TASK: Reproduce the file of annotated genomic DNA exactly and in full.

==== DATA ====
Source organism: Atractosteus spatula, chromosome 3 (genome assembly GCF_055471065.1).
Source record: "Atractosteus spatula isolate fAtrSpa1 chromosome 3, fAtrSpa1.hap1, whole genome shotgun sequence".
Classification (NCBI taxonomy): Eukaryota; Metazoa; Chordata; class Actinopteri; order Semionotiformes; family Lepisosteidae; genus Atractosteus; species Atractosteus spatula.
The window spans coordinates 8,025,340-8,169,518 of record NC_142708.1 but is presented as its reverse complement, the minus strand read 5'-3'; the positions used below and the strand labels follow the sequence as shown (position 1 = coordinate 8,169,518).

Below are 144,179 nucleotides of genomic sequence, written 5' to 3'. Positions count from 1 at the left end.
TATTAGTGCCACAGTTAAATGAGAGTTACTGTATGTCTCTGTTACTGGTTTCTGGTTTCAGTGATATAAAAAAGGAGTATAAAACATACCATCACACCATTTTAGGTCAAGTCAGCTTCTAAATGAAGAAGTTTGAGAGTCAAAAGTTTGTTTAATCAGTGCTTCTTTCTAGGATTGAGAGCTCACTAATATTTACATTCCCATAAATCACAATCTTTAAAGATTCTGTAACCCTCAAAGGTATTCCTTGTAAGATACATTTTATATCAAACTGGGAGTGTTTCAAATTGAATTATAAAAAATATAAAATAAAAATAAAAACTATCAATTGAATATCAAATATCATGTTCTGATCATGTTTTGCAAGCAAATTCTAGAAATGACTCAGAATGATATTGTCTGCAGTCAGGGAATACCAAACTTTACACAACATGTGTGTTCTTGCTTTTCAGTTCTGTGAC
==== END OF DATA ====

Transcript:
Source organism: Atractosteus spatula, chromosome 3 (genome assembly GCF_055471065.1).
Source record: "Atractosteus spatula isolate fAtrSpa1 chromosome 3, fAtrSpa1.hap1, whole genome shotgun sequence".
Classification (NCBI taxonomy): Eukaryota; Metazoa; Chordata; class Actinopteri; order Semionotiformes; family Lepisosteidae; genus Atractosteus; species Atractosteus spatula.
The window spans coordinates 8,025,340-8,169,518 of record NC_142708.1 but is presented as its reverse complement, the minus strand read 5'-3'; the positions used below and the strand labels follow the sequence as shown (position 1 = coordinate 8,169,518).

Below are 144,179 nucleotides of genomic sequence, written 5' to 3'. Positions count from 1 at the left end.
TATTAGTGCCACAGTTAAATGAGAGTTACTGTATGTCTCTGTTACTGGTTTCTGGTTTCAGTGATATAAAAAAGGAGTATAAAACATACCATCACACCATTTTAGGTCAAGTCAGCTTCTAAATGAAGAAGTTTGAGAGTCAAAAGTTTGTTTAATCAGTGCTTCTTTCTAGGATTGAGAGCTCACTAATATTTACATTCCCATAAATCACAATCTTTAAAGATTCTGTAACCCTCAAAGGTATTCCTTGTAAGATACATTTTATATCAAACTGGGAGTGTTTCAAATTGAATTATAAAAAATATAAAATAAAAATAAAAACTATCAATTGAATATCAAATATCATGTTCTGATCATGTTTTGCAAGCAAATTCTAGAAATGACTCAGAATGATATTGTCTGCAGTCAGGGAATACCAAACTTTACACAACATGTGTGTTCTTGCTTTTCAGTTCTGTGAC